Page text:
Late Roman Shield Patterns

Dux Palaestinae

This page last modified: 26 July 2015 (Ammianus reference updated)


Frontpiece showing towns
Frontpiece from the Bodleian manuscript (O).
The stations depicted are:
Menoida, Berosaba,
Zodocatha, Sabaia, Chermula, Zoara,
Robatha, Hauare, Birsama,
Veterocania, Mohaila,
Aila, Aelia.
Note that not only is the ordering very different from
the textual list, but Robatha has no corresponding entry
in the textual list.
The following units or detachments of units, and a prefect and his legionary unit, are listed as being under the command of the Duke of Palestine (the numbers in front of the names refer to Ingo Maier's numbering scheme):
59.2 Equites Dalmatae Illyriciani, at Benosabae
59.3 Equites promoti Illyriciani, at Menochiae
59.4 Equites scutarii Illyriciani, at Chermulae
59.5 Equites Mauri Illyriciani, at Aeliae
59.6 Equites Thamudeni Illyriciani, at Birsama
59.7 Equites promoti indigenae, at Sabiaea
59.8 Equites promoti indigenae, at Zodocathae
59.9 Equites sagittarii indigenae, at Hauanae
59.10 Equites sagittarii indigenae, at Zoarae
59.10.1 [(... ..., at) Robatha] (see notes)
59.11 Equites primi felices sagittarii indigenae Palaestini, at Sabure or at Veterocariae (see notes)
59.12 Equites sagittarii indigenae, at Moahile
59.13 Praefectus legionum decimae Fretensis, at Ailae
along with the following units from a "lesser register":
59.15 Ala prima miliaria Sebastena, at Asuada
59.16 Ala Antana dromedariorum, at Admatha
59.17 Ala Constantiana, at Toloha
59.18 Ala secunda felix Valentiana, near Praesidium
59.19 Ala prima miliara, at Hasta
59.20 Ala Idiota constituta (i.e. the Ala stationed at Idiota; no unit name given)
59.21 Cohors duodecima Valeria, at Afro
59.22 Cohors decima Carthaginensis, at Cartha
59.23 Cohors prima agentenaria, at Tarba
59.24 Cohors quarta Frigum (Frygum in Seeck), at Praesidio
59.25 Cohors secunda Gratiana, at Iehibo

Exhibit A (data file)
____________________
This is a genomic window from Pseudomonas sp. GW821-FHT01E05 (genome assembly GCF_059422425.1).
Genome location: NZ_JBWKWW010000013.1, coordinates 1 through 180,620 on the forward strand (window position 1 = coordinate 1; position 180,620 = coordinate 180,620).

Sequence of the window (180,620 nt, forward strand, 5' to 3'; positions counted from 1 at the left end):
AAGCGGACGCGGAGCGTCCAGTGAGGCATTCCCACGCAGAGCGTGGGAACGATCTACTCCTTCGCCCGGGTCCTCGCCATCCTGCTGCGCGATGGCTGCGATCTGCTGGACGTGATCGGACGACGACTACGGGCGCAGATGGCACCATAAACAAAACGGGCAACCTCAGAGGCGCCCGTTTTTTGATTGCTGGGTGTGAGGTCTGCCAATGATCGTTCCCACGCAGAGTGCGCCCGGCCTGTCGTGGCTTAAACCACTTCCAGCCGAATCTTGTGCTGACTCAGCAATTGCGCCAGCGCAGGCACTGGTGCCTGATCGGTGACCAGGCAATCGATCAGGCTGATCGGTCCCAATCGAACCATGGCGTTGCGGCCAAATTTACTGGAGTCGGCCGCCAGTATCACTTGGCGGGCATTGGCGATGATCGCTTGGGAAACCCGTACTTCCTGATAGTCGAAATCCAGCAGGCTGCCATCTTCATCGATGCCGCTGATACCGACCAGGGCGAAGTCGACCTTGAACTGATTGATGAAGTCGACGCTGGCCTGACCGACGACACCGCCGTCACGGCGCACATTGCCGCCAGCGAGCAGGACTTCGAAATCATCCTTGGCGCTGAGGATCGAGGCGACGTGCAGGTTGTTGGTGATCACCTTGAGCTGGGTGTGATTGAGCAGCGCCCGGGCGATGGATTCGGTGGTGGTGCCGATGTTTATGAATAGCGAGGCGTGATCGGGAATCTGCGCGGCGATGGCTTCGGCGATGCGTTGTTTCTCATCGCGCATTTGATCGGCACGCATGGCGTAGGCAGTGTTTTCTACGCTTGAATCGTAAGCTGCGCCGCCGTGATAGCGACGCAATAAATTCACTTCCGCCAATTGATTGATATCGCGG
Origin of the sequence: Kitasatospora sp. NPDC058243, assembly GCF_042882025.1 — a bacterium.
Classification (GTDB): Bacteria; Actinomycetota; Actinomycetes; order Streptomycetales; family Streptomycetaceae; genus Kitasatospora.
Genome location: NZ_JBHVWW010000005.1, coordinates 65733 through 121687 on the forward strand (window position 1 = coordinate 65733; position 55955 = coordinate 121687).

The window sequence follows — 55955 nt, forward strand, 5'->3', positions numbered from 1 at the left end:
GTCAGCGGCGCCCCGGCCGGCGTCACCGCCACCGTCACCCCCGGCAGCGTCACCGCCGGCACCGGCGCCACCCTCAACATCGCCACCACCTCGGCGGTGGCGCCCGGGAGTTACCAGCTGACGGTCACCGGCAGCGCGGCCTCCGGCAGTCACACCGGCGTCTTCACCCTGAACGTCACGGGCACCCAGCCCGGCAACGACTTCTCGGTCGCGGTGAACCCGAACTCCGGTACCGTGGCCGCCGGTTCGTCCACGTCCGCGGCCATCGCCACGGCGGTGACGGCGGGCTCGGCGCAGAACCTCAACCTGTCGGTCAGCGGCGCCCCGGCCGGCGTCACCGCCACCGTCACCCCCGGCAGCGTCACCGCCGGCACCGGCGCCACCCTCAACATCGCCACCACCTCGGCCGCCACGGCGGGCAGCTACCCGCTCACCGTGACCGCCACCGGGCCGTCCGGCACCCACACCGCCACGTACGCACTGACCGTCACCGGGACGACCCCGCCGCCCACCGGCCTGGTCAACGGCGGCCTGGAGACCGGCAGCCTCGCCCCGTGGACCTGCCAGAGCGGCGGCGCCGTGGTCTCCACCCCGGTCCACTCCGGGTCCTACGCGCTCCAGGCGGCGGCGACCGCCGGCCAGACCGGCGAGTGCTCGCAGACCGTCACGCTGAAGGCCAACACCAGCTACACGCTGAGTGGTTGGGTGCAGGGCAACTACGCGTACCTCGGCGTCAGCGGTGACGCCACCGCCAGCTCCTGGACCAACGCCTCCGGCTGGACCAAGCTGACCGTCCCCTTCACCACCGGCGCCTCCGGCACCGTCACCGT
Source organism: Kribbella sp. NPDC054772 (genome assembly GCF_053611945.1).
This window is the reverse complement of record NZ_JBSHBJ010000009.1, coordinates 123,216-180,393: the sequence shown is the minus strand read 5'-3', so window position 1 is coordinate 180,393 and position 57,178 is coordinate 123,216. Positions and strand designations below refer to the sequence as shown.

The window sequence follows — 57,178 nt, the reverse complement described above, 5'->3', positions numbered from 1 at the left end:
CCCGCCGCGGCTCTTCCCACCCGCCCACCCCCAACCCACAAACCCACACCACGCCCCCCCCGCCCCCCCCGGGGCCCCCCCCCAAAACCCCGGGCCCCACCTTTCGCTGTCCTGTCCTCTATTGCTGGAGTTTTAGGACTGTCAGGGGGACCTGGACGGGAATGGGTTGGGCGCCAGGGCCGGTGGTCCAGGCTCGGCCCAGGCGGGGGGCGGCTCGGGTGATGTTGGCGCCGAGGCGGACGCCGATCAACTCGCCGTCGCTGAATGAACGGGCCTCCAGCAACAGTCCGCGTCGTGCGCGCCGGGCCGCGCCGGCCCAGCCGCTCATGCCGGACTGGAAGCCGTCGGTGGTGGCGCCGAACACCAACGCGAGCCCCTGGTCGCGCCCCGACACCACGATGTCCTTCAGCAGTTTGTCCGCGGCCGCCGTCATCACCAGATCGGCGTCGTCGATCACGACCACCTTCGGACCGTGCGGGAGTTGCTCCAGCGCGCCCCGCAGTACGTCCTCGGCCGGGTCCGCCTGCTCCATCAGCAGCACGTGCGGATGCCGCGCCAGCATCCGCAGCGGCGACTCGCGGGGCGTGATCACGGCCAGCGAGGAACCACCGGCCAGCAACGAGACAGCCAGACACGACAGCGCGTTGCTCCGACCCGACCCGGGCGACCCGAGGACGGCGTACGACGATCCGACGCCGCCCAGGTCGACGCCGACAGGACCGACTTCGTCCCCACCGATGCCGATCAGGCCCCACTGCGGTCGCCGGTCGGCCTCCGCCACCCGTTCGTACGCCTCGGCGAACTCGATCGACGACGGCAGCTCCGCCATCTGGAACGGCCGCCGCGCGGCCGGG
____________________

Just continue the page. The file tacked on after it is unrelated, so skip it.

59.26 Cohors prima equitata, at Calamona
59.27 Cohors secunda Galatharum, at Arieldela
59.28 Cohors prima Flavia, at Moleaatha
59.29 Cohors IIII Palaestinorum, at Thamana
59.30 Cohors secunda Cretensis, by the Jordan river
59.31 Cohors prima salutaria, between Aeliam and Hierichunta

Disclaimer: Remember, a lot of what comes below is speculation. Hopefully informed speculation, but speculation nonetheless. Comments welcome! (lukeuedasarson "at"

Note that Seeck interpolated (OR.XXXIV.27) an entry reading Equites sagittarii indigenae Robatha after 59.10 Equites sagittarii indigenae Hauanae, and bracketed the "sagittarii indigenae" in 59.11 for deletion, to produce:

Equites promiti indigenae Zodocathae
Equites sagittarii indigenae Hauanae
Equites sagittarii indigenae Zoarae
[Equites sagittarii indigenae Robatha]
Equites primi felices sagittarii indigenae Palaestini Sabure siue Ueterocariae
Equites sagittarii indigenae Moahile
presumably because a fort called Robatha appears in the frontpiece; but why he felt that meant "sagittarii indigenae" should be deleted I have no idea; perhaps he thought the inclusion of another unit of Equites sagittarii indigenae at 59.10.1 in addition to 59.11 would be one such unit too many.

The Dux Palaestinae controls the only unit of dromedarii (camel-mounted soldiers, in other words) listed in the Notitia outside Egypt; the other three units are under the Dux Thebaidos.

The men under the Praefectus legionis decimae Fretensis are the old Legio X Fretensis, stationed at Ailae (modern Aqaba in Jordan on the Red Sea), where they had been transferred in the 3rd century; previously they had been based in Jeruslaem. It is possible that the Decimanique Fortenses that Ammianus records (18.9.3) as being destroyed at Amida in 359 AD were a detachment of this unit, having arrived there by forced marches before the siege (Ammianus' text as it has come down to us may have been corrupted, for apparently 8 units are listed, not the 7 he states: the Legiones V Parthica, Magnetiaci, Decentiaci, Tricensimani, Decimani, Fortenses, Superventores, & Praeventores; accordingly, many have taken "Decimanique Fortenses" to refer to a single unit, and not two); it has been proposed that the text be amended to "Decimanique Fretenses", thereby reducing similarly the number of legions by one, as none of the legions numbered X are otherwise recorded as being styled Fortenses. Another less likely possibility is an otherwise unknown Tenth legion of 3rd century origin called the Fortenses (not beyond the realms of possibility, given an apparent Legio XII Victrix known only from bricks from Strasbourg dating to the 3rd/4th century).

Below are shown the frontpieces from the Parisian manuscript, P; and the Froben printed edition, B:

Frontpiece showing forts Frontpiece showing forts

Note how some text from the previous list, that of the Dux Thebaidos, overflows on to the page in P. Below are shown the frontpieces from the first set of pictures in the Munich manuscript, M; and the second set, W.

Frontpiece showing forts Frontpiece showing forts


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